Another example is our work on stress testing—a critical supervisory innovation to come out of the Great Recession. More fundamentally, stress testing is an alternative conceptual framework for assessing risks to financial stability, with the key innovation being that the focus is not so much on the probability that a stress occurs but the possible outcomes given stressed economic and financial market conditions. The work here includes developing a “table top” stress-test model of the U.S. banking system to help assess trends in capital resiliency over time, an approach to stress testing household leverage, and analysis of the changing relationship between stress test results generated by the Fed and by the banks themselves.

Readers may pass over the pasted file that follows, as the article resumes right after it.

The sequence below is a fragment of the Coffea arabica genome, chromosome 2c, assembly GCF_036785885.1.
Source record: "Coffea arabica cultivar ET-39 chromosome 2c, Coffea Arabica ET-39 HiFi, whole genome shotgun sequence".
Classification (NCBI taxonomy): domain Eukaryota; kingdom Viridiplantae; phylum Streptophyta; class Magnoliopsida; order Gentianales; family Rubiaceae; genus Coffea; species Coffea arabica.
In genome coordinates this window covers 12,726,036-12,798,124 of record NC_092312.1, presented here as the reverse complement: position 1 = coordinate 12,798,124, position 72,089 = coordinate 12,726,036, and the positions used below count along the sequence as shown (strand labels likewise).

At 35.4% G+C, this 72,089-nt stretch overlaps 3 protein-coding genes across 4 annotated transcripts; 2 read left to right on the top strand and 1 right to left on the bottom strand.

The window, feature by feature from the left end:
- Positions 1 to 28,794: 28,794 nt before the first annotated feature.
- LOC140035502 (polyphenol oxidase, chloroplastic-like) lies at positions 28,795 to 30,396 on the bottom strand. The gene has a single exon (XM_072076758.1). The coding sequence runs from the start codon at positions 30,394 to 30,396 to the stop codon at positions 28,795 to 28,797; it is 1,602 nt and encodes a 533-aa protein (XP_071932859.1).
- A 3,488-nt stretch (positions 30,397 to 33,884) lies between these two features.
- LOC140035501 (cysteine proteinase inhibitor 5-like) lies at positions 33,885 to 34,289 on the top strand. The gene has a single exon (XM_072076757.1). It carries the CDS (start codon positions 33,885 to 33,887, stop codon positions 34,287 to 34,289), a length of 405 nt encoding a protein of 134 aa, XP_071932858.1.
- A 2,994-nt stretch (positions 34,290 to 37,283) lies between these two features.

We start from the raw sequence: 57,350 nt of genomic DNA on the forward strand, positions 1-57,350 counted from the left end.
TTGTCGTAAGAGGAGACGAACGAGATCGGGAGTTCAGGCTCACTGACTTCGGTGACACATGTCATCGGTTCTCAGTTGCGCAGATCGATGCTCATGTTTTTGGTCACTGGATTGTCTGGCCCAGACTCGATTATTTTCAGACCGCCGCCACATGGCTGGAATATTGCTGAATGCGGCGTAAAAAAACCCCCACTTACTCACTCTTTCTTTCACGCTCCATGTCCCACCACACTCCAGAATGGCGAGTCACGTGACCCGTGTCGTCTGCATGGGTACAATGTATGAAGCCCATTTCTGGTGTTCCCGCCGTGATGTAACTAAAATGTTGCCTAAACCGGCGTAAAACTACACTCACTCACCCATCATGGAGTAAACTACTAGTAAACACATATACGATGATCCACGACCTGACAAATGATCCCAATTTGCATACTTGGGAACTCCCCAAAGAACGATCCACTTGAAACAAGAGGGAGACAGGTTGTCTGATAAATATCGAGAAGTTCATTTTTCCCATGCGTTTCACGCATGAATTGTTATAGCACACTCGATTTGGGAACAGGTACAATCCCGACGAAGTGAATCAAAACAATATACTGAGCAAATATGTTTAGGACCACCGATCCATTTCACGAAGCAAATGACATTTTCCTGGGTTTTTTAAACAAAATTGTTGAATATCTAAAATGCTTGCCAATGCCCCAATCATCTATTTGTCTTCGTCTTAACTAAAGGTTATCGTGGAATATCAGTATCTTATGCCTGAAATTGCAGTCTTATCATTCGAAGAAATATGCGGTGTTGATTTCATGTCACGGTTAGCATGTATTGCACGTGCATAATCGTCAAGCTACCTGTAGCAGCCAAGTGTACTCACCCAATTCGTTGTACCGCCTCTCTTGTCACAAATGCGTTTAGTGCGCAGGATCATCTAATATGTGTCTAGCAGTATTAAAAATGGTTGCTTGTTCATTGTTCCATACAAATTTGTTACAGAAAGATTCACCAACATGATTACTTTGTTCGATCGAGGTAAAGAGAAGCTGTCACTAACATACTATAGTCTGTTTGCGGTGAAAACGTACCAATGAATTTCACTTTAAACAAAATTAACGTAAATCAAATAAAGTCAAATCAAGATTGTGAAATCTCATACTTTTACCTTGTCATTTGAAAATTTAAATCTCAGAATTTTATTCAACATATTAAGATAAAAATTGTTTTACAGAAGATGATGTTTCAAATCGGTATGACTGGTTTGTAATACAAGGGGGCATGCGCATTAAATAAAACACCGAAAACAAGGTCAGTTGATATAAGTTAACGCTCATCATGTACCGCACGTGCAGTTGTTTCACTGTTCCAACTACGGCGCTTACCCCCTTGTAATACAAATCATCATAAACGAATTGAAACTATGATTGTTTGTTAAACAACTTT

What’s particularly notable about this body of work is that it reflects the deep synergies between “pure” academic research and contributions to the New York Fed’s policy mission, as shaped by the legacy of the financial crisis. Much of this research builds on work that our economists are doing to support the Fed’s supervisory stress tests, while the economists’ contributions to the Fed’s stress test work are grounded in the analytical, modeling, and data expertise generated by their research.
Q: How does the work of a researcher at the Fed differ from that of an economist in academia?